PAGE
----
A Day in the Death of Joe Egg

Posted on Wednesday, 6th March 2002 at 18:55 GMT by Dek Hogan

The eighties saw the death of the one-off studio bound drama. Hand held camera techniques pioneered in shows such as Brookside led to more and more location shooting. Then Inspector Morse came along with it’s cinematic values and the art of video shot drama was lost for forever.

Rumblings are afoot at the BBC to redress this balance by bringing stage plays to the screen and if they turn out to be a tenth as good as this offering from BBC Four, a revival of Peter Nichols's remarkable sixties play, A Day in the Death of Joe Egg, then we are all in for a treat.

As the show opens, you could be forgiven in thinking that you are at an Eddie Izzard comedy gig. Izzard stands before a large blackboard and delivers the kind of teacher monologue that Joyce Grenfell was so famous for.

At end of this monologue, we join Izzard’s character Bri as he returns home to wife Sheila (Victoria Hamilton). There’s plenty of typical stage play type husband and wife banter and then without ceremony we meet their daughter Jo. Jo is profoundly disabled, so disabled in fact that we often hear her described as a vegetable. Following more bittersweet dialogue between the couple the play takes a unusual turn.

The scenery revolves showing us the back of the set, where Bri emerges and begins conversing with the audience about his situation. Sheila overhears this and joins him. Together they begin to recount the tragic events surrounding their daughters birth and early years, Hamilton staying in character and Izzard providing the voices of various medics and a trendy vicar. Through this storytelling we come to appreciate the trauma this family has been through and that their dark, occasionally sick humour is merely masking the pain as they struggle to care for Jo and maintain their relationship.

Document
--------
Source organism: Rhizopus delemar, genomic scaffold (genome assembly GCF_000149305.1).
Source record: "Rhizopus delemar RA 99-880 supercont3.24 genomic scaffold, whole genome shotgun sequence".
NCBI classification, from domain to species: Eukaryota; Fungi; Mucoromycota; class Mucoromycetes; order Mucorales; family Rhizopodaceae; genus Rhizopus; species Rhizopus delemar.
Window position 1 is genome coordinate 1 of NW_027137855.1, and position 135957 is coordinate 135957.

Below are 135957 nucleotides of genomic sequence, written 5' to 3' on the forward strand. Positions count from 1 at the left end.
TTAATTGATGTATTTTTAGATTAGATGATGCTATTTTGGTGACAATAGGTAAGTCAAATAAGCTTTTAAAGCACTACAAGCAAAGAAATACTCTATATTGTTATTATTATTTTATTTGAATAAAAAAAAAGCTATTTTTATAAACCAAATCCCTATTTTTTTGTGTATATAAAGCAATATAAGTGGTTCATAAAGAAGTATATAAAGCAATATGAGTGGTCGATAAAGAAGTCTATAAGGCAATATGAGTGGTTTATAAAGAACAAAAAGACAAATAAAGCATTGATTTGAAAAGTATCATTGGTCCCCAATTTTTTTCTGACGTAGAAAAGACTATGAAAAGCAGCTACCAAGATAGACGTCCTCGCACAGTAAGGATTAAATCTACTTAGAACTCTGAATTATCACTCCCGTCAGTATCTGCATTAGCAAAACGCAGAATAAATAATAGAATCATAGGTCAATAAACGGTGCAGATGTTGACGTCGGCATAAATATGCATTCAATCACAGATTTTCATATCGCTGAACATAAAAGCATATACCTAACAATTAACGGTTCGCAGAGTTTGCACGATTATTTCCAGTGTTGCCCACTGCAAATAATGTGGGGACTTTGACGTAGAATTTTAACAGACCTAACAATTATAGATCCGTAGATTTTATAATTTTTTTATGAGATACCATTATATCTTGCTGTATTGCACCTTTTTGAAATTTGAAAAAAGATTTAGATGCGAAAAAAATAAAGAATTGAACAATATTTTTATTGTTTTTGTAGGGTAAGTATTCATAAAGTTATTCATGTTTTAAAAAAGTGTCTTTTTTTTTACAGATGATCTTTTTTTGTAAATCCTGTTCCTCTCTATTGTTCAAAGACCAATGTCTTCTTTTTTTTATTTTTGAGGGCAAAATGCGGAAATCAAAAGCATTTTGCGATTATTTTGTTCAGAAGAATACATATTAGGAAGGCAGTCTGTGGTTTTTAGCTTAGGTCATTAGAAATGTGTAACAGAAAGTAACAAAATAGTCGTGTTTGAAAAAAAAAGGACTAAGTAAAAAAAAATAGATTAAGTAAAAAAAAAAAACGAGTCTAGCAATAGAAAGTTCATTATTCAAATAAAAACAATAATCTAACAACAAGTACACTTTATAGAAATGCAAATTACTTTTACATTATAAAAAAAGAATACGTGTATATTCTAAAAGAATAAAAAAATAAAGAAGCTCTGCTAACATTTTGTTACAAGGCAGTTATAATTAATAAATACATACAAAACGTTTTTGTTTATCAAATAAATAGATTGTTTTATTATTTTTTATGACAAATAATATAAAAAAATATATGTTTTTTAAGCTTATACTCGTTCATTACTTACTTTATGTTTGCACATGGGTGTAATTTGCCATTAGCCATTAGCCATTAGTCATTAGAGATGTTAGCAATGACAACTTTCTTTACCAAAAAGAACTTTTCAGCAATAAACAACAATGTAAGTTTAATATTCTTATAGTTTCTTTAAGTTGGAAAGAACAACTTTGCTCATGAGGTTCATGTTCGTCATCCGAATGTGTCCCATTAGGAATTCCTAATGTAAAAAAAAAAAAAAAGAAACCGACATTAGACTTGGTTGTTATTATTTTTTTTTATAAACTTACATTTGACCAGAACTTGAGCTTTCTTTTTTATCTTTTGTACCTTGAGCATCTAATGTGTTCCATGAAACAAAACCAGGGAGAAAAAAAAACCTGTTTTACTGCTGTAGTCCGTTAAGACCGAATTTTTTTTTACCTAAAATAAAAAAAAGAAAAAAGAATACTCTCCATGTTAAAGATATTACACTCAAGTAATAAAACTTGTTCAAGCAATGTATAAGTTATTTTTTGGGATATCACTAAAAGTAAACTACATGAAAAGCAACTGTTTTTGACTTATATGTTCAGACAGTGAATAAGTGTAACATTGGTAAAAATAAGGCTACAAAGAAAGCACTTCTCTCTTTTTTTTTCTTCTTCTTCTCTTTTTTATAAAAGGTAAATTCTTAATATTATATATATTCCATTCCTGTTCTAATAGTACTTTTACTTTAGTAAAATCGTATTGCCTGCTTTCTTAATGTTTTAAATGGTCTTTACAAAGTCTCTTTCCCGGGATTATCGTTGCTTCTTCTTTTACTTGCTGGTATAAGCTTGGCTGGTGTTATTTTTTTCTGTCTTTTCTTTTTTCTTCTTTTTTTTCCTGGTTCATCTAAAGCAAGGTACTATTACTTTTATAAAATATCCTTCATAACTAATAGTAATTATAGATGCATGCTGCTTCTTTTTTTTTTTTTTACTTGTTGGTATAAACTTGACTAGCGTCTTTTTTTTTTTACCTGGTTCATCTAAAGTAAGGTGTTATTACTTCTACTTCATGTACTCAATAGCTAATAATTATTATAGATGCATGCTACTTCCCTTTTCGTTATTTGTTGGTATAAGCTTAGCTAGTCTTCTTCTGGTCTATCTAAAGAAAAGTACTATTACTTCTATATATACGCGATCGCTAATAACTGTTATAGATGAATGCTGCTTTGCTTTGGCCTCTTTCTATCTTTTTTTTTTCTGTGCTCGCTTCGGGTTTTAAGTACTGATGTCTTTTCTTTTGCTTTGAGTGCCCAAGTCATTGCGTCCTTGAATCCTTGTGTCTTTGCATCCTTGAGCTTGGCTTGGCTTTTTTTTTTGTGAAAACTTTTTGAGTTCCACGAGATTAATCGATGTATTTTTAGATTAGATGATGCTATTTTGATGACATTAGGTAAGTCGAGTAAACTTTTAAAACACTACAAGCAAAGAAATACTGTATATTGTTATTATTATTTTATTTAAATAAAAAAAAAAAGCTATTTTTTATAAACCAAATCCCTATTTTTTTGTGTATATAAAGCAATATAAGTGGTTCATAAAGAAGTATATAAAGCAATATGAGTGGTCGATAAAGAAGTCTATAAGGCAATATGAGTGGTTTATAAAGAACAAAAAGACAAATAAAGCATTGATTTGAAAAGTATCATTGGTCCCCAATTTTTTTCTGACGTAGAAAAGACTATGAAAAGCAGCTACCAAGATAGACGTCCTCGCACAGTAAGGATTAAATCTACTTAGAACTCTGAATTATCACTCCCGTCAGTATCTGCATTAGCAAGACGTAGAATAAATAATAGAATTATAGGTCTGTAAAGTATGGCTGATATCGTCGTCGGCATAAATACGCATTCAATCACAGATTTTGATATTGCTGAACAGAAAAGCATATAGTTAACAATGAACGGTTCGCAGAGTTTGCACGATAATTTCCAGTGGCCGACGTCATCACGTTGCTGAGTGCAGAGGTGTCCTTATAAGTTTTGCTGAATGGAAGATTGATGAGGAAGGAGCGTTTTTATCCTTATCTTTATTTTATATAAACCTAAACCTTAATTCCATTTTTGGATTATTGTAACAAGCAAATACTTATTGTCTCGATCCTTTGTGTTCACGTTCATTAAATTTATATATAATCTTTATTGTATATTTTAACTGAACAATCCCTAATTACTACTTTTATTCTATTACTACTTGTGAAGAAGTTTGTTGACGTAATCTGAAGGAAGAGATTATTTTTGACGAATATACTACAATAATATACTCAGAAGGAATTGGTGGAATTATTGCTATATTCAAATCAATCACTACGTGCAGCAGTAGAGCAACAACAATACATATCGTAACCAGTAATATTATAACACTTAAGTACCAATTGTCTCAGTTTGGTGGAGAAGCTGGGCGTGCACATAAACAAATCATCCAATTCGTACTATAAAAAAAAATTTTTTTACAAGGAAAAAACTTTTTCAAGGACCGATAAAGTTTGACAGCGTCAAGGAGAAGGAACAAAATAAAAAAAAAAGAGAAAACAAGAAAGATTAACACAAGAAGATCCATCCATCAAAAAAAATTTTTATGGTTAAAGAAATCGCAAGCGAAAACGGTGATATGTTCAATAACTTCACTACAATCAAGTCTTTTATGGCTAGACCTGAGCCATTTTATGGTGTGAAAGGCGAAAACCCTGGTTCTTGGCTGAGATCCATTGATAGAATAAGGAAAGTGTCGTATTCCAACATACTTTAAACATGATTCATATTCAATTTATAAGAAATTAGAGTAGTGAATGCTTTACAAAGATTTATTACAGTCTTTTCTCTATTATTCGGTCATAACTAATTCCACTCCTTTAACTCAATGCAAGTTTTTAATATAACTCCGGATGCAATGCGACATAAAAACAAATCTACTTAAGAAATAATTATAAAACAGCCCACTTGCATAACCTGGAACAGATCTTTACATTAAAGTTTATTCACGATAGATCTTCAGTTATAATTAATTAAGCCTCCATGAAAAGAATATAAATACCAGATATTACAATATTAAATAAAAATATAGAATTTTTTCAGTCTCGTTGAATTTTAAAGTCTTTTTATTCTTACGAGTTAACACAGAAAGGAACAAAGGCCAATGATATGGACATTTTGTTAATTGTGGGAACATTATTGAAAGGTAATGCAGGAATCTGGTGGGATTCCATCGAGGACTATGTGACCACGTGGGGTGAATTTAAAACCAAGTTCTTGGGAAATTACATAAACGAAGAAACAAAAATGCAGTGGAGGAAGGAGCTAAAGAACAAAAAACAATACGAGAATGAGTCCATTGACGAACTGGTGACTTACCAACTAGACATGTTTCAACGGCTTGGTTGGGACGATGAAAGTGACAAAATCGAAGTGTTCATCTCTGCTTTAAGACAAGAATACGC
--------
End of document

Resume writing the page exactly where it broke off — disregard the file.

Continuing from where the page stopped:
The play returns to conventionality in Act Two as they are visited by a well-meaning but unhelpful couple from Sheila’s am-dram society and eventually Bri’s mother. These characters provide a sounding board for Bri and Sheila’s angst and frustration and gradually their true feelings come to the fore, quite shockingly in Bri’s case as he considers the possibility of euthanasia, much to the horror of Sheila and the guests.

As Jo’s health worsens, Bri and Sheila’s desperation manifests itself in vastly different ways.

This play is engaging, both sad and very funny, although as necessitated by the subject matter the gags are often in dubious taste. This could well be the best thing you’ll see on television this month.

The leads are superb and excellent support is offered from Prunella Scales, John Warnaby and Robin Weaver.

There is no happy ending on offer here and to be honest you’d feel cheated if there were. Stunning.

Rating: 10 out of 10

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